Lynch defends an FBI under fire from Clinton campaign

Lynch defends FBI's DNC hacking investigation
Lynch defends FBI's DNC hacking investigation

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    Lynch defends FBI's DNC hacking investigation

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Story highlights

  • The Clinton campaign late Thursday escalated its criticism of the FBI
  • "I can tell you that this investigation was taken seriously from the beginning," Lynch said
Watch Jake Tapper's full interview with Attorney General Loretta Lynch Sunday at 9 a.m. ET on CNN's "State of the Union."

Washington (CNN)Attorney General Loretta Lynch defended the FBI's handling of investigations into Russian interference in the 2016 election, swatting away criticism from Hillary Clinton's campaign chairman as uninformed.

The Clinton campaign late Thursday escalated its criticism of the FBI as reports emerged that painted an unflattering portrait of how federal law enforcement handled the inquiry. Lynch told CNN's Jake Tapper on Friday that she retained high confidence in the agency that reports to her, and repeatedly said that the FBI took the hackings "very seriously."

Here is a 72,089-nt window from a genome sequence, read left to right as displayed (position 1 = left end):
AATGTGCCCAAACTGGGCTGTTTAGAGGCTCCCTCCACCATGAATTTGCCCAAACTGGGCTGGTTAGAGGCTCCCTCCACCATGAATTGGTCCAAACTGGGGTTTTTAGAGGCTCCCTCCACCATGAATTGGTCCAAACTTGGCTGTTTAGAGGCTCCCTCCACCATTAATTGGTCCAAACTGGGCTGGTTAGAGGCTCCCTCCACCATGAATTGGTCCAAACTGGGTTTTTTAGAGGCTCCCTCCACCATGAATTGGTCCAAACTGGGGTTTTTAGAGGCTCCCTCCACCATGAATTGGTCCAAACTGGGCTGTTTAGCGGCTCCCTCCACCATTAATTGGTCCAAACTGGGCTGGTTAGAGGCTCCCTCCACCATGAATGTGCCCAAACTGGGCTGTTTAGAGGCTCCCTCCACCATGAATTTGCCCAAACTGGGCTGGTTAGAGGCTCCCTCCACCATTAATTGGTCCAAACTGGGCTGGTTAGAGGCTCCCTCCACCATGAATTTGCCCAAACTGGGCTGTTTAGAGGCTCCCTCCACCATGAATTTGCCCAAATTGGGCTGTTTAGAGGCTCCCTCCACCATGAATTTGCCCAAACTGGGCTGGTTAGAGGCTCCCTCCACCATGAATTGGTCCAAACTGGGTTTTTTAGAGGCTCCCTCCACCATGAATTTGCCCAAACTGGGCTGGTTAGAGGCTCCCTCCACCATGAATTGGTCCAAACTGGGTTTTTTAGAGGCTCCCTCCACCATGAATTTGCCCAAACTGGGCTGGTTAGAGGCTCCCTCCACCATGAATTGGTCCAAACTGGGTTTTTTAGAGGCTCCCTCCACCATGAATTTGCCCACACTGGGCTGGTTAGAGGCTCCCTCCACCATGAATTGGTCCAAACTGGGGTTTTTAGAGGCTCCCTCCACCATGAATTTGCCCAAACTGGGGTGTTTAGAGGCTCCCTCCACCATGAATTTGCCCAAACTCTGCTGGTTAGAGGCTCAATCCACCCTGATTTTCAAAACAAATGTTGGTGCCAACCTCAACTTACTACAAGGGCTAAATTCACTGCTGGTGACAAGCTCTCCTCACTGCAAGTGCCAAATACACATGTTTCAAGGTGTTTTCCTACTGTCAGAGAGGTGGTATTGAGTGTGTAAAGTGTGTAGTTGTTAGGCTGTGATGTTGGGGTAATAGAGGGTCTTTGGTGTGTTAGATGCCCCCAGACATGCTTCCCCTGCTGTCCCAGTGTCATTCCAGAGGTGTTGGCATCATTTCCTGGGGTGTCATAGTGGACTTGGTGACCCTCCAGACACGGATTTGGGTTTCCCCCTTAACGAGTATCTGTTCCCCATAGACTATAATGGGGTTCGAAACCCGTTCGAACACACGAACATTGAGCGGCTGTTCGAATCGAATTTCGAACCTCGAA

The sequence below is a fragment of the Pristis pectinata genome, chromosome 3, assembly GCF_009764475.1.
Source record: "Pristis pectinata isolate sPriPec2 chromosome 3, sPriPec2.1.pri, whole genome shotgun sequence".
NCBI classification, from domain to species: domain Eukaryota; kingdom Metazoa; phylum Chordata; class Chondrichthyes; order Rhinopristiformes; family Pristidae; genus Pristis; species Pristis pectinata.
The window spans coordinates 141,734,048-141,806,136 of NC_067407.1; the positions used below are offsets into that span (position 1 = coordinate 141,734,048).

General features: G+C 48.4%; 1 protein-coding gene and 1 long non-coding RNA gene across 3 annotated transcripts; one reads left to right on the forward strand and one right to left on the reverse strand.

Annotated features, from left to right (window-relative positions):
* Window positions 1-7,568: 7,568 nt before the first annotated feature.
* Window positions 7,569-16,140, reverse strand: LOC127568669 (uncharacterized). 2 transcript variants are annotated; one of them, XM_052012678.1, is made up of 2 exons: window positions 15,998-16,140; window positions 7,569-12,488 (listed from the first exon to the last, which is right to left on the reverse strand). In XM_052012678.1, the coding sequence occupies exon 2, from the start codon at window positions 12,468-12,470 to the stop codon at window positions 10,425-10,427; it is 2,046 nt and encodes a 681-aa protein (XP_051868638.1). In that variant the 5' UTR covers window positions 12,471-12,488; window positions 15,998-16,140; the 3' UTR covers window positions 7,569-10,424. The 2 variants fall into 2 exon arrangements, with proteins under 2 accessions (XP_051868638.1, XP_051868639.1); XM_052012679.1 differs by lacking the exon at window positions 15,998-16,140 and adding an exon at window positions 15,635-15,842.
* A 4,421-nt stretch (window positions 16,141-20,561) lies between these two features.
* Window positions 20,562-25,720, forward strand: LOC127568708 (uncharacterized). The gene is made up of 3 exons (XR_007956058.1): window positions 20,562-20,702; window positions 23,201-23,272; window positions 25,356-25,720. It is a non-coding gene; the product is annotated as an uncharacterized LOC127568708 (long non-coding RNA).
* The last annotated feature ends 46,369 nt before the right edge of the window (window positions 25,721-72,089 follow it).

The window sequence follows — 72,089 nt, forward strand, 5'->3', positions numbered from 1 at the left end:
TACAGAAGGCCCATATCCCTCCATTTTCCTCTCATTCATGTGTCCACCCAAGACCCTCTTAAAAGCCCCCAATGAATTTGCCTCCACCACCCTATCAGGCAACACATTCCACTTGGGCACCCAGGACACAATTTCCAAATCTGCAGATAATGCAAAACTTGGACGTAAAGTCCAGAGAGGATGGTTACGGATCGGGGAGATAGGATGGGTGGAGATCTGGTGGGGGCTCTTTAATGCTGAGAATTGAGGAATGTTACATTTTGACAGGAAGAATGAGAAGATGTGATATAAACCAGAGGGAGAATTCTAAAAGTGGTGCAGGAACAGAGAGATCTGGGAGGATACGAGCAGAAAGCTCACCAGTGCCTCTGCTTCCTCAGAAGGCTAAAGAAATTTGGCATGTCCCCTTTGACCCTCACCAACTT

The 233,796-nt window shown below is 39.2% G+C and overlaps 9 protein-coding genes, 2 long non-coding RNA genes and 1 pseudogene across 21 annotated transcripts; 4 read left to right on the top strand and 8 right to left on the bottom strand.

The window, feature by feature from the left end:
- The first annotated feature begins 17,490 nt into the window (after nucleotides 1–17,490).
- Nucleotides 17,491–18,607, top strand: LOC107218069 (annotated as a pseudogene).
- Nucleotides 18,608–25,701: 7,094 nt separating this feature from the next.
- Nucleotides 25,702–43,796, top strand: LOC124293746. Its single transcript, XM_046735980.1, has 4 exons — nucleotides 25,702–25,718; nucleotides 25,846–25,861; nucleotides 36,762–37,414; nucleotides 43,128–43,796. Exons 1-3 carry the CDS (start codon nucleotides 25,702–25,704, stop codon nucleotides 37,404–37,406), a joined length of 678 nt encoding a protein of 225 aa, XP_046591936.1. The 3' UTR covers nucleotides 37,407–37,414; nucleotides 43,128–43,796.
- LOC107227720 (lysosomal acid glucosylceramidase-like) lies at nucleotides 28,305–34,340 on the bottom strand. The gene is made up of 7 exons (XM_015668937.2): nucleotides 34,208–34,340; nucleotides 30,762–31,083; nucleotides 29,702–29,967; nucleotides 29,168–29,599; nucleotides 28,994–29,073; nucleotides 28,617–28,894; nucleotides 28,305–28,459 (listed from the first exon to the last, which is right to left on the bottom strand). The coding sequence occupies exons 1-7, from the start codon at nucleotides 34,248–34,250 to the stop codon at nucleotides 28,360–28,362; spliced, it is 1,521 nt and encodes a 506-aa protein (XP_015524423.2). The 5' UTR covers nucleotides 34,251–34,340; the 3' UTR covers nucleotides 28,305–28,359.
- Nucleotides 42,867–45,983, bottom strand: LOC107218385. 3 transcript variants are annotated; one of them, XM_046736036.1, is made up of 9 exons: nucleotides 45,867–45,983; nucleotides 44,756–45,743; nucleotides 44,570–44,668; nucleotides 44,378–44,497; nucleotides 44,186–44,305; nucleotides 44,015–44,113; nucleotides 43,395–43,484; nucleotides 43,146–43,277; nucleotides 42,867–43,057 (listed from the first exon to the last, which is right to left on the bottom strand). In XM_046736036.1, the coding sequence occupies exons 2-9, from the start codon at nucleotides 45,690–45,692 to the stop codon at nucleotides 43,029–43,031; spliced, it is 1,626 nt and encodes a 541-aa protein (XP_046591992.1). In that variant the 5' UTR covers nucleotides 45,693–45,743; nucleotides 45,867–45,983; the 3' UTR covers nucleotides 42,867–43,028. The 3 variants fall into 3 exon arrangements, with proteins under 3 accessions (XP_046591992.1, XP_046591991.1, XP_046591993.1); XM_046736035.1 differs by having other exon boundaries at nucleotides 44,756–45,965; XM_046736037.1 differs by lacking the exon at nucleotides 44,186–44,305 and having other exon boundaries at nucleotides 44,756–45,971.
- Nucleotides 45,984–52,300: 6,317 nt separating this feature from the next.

Much of the trashing happened in The Washington Post, where Clinton campaign chairman John Podesta lambasted the agency as slow to respond.
"He's not involved in the ongoing investigation so he wouldn't be privy to everything that would have been done or said to that. But as I said, he's entitled to his opinion," Lynch said of Podesta. "I can tell you that this investigation was taken seriously from the beginning."
Lynch repeatedly declined to address Podesta's specific allegations, saying she could not comment on an ongoing investigation. But she suggested that the longtime Democratic power-broker was tainted by his political connections and was not an unbiased observer.
"I know also because of his involvement with the campaign, he's going to have a certain interest in this and a certain view of that," she said. "Everyone has a great deal of respect for him. So I allow him that opinion, but I disagree with that."
Lynch also declined to say whether the investigation into Clinton's use of a private email server earned more attention from law enforcement than the Russian hackings, saying it would not "be helpful to try and draw equivalencies to any investigations." But she broadly defended the government's handling of cyberthreats as "extremely high quality."
Asked if she agreed with Podesta's characterization that the FBI investigation had been sub-standard, Lynch said it could not be judged yet.
"First of all, the investigation isn't even over. So I think it's impossible to characterize it in any one way or the other," she said. "Again, I don't know where Mr. Podesta is obtaining information."